Discover Unusual Festivals and Attractions

Discover Unusual Festivals and Attractions

Benson Mule Days takes place the fourth Saturday of September

From motorcycles and woolly worms to fossils and collards, there’s always something interesting to see and celebrate in North Carolina’s eclectic small towns.

American Classic Motorcycle Museum
Come celebrate your love for motorcycles with this collection of Harley-Davidson motorcycles from 1936 to the present. Before you hit the highway again, you can fuel up with some road food at the Heritage Diner.

Annual Woolly Worm Festival
Banner Elk
For generations, High Country residents have been studying the black and brown bands on these fuzzy caterpillars to determine what kind of winter to expect. A race is held up three-foot strings to determine which crazy crawler will be crowned the official woolly worm. There’s also a 10K “Woolly Worm Woad Wace.”

Aurora Fossil Museum
Fifteen million years ago, much of North Carolina’s coastal plain was underwater. The Aurora Fossil Museum has hundreds of whale and shark fossils, mostly from the waters off North Carolina. Sifting through local fossil beds and digging for shark’s teeth is always fun.

Ayden Collard Festival
More than three decades ago, the local newspaper held a contest and collards won out over cucumbers to become the centerpiece of a new festival in this town outside Greenville. In addition to a parade and more, you can see the newly crowned Miss Ayden and watch guys eat collards fast and furiously.

Backing Up Classics Motor Car Museum
Located next to Charlotte Motor Speedway, this 18,000-square-foot treasure features nearly 50 classic cars, muscle cars and even a Camaro once owned by Roy Orbison. You can also stock up on NASCAR and auto-related souvenirs right on site.

Benson Mule Days
This popular event annually draws some 70,000 people from all over the country and around the world. Activities include pageants, parades, rodeos, food, arts and, of course, the mule events: pulling contests, halter classes and pleasure riding. And for fun there’s the human braying contest and raccoon jumping.

Bostic Lincoln Center
There is substantial evidence that Abraham Lincoln, the 16th president of the United States, was not born in Kentucky, but on Puzzle Creek near Bostic in Rutherford County. The Bostic Lincoln Center tells this alternate story.

Museum of the Cherokee Indian
Exhibits combine computer-generated imagery, special effects, and audio with an extensive artifact collection. Your self-guided tour begins 12,000 years ago in the "Story Lodge," and continues through four other periods of Cherokee history.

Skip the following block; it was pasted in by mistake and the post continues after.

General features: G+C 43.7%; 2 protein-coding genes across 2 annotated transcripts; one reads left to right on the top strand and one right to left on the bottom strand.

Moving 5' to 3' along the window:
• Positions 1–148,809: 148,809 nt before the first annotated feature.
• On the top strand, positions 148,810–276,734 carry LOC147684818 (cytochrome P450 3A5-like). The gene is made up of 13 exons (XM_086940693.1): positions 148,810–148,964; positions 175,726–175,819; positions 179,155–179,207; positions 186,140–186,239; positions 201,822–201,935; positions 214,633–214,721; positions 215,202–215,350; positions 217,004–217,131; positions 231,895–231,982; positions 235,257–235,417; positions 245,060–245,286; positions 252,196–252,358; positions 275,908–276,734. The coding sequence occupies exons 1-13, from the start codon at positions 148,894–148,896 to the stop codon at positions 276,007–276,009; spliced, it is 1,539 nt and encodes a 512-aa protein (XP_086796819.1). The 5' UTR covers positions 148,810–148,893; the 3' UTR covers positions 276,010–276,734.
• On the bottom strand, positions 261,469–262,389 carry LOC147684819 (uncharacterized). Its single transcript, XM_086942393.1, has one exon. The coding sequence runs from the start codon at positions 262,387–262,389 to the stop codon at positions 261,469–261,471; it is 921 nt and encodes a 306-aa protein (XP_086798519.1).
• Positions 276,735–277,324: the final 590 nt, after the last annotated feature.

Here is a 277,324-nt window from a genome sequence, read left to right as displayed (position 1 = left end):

Museum of North Carolina Handicrafts
The historic Shelton House, home to the Museum of North Carolina Handicrafts, displays folk art and collections of pottery, woodcarving, basketry, metalwork, weaving, quilting, marquetry and other fine crafts. Some items date back to the mid-1700s.

National Hollerin’ Contest
Spivey’s Corner
Winners from this September event have been featured on many late-night talk shows, as well as in Sports Illustrated and documentary films. In addition to the namesake event, contestants compete in such contests as the Whistlin’ Contest, the Conch Shell and Fox Horn Blowin’ Contest.

New Year’s Eve Lowering of the Possum
New York may have its descending Times Square ball to ring in the New Year, but Brasstown prefers to lower a possum. You can also partake of music, homemade cider and a pageant to elect Miss Possum at this family-friendly event.

Operation Bumblebee Missiles and More Museum
Topsail Island
Topsail Island was the third of three widespread test sites established along the Atlantic seaboard in the closing years of World War II, and the first permanent ground for missile testing. Operation Bumblebee led to the maturing of supersonic aircraft and shipboard missile design in the mid-20th century.

Scottish Tartans Museum
North Carolina is said to have more residents of Scottish extraction than any other state, so the Scottish Tartan Society in Edinburgh authorized the opening of an extension museum in Franklin. The museum focuses on the history of Scottish Highland clothing, specifically the development of the tartan and the kilt. Come discover your clan or family tartan.

Underwater Bicycle Race
The annual Underwater Bike Race draws contestants who decorate their bikes, don scuba gear and decorate themselves, and then race to the finish – underwater. Spectators can view the action by charter boat or by snorkeling or scuba diving.

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